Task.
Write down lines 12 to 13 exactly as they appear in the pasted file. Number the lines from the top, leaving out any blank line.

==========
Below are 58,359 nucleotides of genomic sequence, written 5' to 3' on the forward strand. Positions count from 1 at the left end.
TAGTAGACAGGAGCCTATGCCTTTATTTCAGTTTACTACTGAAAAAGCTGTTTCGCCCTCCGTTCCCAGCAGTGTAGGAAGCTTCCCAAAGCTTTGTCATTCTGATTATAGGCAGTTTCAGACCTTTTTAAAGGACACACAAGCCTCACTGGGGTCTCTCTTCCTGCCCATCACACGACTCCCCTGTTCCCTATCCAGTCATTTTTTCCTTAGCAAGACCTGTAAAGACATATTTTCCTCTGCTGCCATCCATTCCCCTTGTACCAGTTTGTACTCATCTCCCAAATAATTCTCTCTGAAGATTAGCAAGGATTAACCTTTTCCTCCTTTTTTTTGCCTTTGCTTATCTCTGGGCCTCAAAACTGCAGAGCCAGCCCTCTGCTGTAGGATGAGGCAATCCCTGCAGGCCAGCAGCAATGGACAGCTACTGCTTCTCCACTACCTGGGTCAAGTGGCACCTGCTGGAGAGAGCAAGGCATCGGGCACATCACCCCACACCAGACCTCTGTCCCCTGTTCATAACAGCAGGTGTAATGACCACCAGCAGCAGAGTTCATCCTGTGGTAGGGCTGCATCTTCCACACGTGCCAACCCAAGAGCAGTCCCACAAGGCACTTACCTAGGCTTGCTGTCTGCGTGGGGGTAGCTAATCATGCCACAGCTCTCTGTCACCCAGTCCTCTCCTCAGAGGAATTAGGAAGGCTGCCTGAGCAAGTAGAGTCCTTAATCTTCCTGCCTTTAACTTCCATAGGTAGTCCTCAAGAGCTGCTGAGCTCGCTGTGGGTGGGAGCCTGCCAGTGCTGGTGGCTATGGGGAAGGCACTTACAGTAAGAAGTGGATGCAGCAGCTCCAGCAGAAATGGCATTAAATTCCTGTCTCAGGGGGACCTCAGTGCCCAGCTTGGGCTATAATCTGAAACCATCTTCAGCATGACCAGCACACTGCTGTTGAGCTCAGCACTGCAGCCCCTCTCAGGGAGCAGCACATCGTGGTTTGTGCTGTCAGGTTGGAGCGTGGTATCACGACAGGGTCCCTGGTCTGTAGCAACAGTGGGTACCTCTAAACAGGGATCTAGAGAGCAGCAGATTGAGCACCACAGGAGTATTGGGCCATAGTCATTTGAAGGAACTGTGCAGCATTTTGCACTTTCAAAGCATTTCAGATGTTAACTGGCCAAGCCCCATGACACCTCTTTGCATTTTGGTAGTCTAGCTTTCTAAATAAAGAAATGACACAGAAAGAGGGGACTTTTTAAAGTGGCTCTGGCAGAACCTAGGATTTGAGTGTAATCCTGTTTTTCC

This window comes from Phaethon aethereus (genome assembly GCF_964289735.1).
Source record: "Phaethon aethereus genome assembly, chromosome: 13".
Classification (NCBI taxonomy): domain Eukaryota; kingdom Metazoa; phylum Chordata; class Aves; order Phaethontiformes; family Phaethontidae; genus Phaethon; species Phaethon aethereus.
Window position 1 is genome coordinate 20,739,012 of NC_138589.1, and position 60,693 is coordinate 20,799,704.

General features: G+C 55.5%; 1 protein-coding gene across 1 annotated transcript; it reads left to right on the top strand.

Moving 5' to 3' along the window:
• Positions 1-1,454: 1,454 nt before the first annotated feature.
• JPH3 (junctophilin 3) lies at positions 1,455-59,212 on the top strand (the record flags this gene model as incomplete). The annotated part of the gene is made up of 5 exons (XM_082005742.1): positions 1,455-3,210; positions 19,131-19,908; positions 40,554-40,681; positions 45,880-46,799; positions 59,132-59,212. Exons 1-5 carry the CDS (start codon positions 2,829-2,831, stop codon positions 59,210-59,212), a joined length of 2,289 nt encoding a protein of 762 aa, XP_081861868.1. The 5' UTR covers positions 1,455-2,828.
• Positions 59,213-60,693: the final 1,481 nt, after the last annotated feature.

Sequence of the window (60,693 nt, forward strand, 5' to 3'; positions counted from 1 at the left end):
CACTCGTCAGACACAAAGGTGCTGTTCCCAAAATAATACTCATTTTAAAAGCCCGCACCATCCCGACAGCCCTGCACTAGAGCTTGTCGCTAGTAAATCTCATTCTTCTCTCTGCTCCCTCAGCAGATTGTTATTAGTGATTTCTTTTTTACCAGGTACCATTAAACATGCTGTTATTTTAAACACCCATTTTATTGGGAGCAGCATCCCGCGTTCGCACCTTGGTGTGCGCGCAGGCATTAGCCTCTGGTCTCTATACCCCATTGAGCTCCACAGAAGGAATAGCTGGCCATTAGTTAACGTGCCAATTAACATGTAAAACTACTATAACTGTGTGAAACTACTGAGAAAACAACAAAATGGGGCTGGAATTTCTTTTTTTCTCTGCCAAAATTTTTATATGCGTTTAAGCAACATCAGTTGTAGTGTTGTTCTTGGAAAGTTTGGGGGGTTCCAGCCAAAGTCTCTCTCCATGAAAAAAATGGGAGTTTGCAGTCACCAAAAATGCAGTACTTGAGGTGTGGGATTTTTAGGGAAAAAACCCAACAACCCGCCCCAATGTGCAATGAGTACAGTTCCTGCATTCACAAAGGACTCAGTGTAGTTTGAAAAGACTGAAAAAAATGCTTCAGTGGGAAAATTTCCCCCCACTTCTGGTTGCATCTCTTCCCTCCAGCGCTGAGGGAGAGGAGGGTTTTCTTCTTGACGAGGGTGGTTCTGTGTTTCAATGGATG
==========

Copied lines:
Sequence of the window (60,693 nt, forward strand, 5' to 3'; positions counted from 1 at the left end):
CACTCGTCAGACACAAAGGTGCTGTTCCCAAAATAATACTCATTTTAAAAGCCCGCACCATCCCGACAGCCCTGCACTAGAGCTTGTCGCTAGTAAATCTCATTCTTCTCTCTGCTCCCTCAGCAGATTGTTATTAGTGATTTCTTTTTTACCAGGTACCATTAAACATGCTGTTATTTTAAACACCCATTTTATTGGGAGCAGCATCCCGCGTTCGCACCTTGGTGTGCGCGCAGGCATTAGCCTCTGGTCTCTATACCCCATTGAGCTCCACAGAAGGAATAGCTGGCCATTAGTTAACGTGCCAATTAACATGTAAAACTACTATAACTGTGTGAAACTACTGAGAAAACAACAAAATGGGGCTGGAATTTCTTTTTTTCTCTGCCAAAATTTTTATATGCGTTTAAGCAACATCAGTTGTAGTGTTGTTCTTGGAAAGTTTGGGGGGTTCCAGCCAAAGTCTCTCTCCATGAAAAAAATGGGAGTTTGCAGTCACCAAAAATGCAGTACTTGAGGTGTGGGATTTTTAGGGAAAAAACCCAACAACCCGCCCCAATGTGCAATGAGTACAGTTCCTGCATTCACAAAGGACTCAGTGTAGTTTGAAAAGACTGAAAAAAATGCTTCAGTGGGAAAATTTCCCCCCACTTCTGGTTGCATCTCTTCCCTCCAGCGCTGAGGGAGAGGAGGGTTTTCTTCTTGACGAGGGTGGTTCTGTGTTTCAATGGATG